A Full PlateRating: 4.5 stars
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Length: Novel

Bradford “Tully” Tolliver is a corporate attorney with a beautiful penthouse apartment in Portland that has a spare bedroom. This is important because his good friend Carrie has asked a huge favor: for Tully to allow her cousin Sage to crash in his place for a year in exchange for delicious homecooked meals and light housekeeping. Sage Filling, yes his parents were fond of puns, is a chef through-and-through, only he doesn’t have the culinary degree. He ran his family restaurant for more than ten years back in rural Hair Shaker, Oregon. But once his father took ill and the medical bills rolled in, Sage knew he needed to come to the big city to earn more money and support his family.

Tully agrees to a two-week trial period. Meeting sexy bear Sage makes this agreement a walking temptation, and once Tully gets a taste of Sage’s food? Yep, he’s a goner. However, Tully believes Sage to be staunchly hetero–the man has a teenaged daughter—and he’s stoically pining away. Which is unexpected because there is a very eligible, very wealthy bachelor who is vying for Tully’s affection. The fact that the man is a client doesn’t seem to quell his inappropriate ardor.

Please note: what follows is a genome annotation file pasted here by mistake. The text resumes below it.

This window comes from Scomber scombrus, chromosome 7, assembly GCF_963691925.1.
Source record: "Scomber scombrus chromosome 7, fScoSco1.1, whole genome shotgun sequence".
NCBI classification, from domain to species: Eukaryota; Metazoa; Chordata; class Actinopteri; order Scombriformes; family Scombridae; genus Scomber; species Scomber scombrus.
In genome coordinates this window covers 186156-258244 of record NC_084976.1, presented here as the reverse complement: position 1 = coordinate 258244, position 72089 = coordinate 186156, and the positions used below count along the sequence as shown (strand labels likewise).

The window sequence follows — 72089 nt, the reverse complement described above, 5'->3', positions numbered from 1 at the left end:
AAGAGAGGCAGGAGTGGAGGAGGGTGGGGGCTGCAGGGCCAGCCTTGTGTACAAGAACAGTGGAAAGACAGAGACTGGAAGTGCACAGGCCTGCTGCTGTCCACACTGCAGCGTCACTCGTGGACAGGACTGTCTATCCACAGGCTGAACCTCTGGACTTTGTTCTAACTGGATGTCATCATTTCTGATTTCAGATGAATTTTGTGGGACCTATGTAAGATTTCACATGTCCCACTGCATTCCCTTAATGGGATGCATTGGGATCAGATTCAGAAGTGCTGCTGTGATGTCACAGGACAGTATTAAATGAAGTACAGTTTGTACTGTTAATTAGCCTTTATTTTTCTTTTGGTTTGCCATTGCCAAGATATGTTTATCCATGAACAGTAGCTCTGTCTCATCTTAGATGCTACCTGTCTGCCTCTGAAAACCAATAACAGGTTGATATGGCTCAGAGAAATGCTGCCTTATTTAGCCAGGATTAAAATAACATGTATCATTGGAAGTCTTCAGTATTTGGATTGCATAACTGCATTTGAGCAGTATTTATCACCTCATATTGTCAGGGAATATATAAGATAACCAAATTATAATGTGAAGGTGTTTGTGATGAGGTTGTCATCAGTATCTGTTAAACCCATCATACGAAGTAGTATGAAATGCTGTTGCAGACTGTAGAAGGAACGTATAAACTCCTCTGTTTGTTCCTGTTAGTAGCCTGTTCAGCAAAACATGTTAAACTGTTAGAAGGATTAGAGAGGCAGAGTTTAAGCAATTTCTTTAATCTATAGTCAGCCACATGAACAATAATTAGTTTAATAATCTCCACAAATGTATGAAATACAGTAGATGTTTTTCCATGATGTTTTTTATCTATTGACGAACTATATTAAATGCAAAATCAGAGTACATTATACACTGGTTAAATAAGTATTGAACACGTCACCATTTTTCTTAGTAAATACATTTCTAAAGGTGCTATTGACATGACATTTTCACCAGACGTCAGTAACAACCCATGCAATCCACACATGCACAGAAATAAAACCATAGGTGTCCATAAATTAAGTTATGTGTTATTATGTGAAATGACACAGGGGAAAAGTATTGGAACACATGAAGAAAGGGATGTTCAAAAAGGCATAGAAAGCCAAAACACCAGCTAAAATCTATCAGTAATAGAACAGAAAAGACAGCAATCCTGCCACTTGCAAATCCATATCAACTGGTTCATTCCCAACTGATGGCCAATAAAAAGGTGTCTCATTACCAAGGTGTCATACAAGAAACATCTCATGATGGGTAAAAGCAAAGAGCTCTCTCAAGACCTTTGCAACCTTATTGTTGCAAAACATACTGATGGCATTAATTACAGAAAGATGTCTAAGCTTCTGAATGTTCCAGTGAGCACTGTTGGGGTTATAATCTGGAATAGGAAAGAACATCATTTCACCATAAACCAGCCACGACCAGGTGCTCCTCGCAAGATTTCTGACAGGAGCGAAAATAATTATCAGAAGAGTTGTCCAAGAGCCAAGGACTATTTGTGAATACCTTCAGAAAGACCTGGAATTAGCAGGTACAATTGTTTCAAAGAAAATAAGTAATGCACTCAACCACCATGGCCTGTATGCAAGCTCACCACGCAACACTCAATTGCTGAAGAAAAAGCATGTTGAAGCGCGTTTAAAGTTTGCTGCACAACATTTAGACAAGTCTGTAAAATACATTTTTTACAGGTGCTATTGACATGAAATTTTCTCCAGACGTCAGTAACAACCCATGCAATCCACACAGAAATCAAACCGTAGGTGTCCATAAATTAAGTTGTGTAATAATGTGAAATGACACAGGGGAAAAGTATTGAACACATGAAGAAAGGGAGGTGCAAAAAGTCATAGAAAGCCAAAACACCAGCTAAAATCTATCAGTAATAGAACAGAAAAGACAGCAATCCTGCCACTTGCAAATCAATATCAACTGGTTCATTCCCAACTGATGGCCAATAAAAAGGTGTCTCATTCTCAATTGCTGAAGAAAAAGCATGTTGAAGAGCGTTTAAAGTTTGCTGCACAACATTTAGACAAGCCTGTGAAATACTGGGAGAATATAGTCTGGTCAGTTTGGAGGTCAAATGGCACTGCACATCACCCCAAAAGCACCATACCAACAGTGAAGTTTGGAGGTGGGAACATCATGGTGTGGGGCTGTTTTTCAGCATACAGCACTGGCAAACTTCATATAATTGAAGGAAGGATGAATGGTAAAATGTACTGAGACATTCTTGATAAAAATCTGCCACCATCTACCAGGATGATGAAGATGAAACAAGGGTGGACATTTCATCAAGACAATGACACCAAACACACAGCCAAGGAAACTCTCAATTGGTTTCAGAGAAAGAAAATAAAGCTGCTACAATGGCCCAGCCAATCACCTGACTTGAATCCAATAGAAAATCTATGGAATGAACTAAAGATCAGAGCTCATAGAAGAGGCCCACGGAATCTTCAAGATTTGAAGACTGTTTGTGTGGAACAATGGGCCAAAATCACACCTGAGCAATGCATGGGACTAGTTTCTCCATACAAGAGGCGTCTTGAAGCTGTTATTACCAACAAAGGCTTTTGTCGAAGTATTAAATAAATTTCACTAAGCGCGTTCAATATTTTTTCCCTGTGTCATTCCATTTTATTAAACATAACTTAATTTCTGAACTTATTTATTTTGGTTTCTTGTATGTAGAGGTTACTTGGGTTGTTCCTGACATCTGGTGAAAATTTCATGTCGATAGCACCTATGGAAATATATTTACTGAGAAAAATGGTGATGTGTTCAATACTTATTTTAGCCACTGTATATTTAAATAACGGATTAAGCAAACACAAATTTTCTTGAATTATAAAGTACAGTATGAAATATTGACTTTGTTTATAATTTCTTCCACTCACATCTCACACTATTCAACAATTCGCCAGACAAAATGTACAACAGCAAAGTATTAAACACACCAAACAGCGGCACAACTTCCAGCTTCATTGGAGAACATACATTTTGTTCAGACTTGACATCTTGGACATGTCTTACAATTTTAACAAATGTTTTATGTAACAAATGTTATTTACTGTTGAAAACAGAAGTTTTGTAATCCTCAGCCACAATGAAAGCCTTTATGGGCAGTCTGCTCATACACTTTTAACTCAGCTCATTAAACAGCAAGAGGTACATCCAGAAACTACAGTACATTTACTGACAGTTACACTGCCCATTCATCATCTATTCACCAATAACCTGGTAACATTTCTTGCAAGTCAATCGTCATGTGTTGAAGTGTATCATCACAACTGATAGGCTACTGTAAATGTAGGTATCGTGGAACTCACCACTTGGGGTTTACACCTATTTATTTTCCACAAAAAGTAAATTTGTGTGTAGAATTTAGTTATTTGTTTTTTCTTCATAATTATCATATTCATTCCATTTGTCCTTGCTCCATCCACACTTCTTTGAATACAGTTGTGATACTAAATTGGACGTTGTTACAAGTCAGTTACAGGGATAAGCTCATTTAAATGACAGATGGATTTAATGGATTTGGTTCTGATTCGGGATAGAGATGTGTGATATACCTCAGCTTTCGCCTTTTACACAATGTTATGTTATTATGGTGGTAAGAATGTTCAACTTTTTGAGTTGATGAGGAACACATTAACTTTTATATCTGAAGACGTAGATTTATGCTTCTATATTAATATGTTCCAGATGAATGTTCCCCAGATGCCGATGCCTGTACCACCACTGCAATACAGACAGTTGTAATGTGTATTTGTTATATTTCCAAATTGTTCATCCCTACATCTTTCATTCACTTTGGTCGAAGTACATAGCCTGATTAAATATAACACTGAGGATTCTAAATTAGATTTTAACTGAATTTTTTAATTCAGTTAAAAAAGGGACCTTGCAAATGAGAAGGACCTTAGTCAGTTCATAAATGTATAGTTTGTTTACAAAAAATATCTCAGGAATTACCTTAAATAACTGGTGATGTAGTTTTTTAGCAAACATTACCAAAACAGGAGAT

I liked how this worked out. Tully set very professional boundaries and it took a bit, but the guy finally understood he wasn’t the perfect partner to Tully. Tully never anticipated finding a soulmate, but the more time he spends with Sage, and consuming his culinary creations, the more Tully knows he’s can’t live without his small-town man. It’s especially gratifying when Tully learns that Sage is gay, out, and interested.

This is a sweet and tender romance with just a hint of steam and a slow roll into love once friendship has been firmly established. Tully and Sage are both sweet guys, neither anticipating their connection will blossom into love. Sage is only planning to be away from his family for a year, but Tully gets involved in more than just Sage’s lodging. It was so fun to see Tully in Sage’s world, and his reaction to the complete acceptance he felt there. The juxtaposition to Tully’s own family life, well, that was rather special. Tully tells this story and he’s an honest narrator. He falls for Hair Shaker like he falls for Sage: hard and without reservation. The resolution to this one was total fairytale in the way that I love: happily ever after with a side of sexy men living out their dreams. I really liked it.

A review copy of this book was provided by Dreamspinner Press.

veronica sig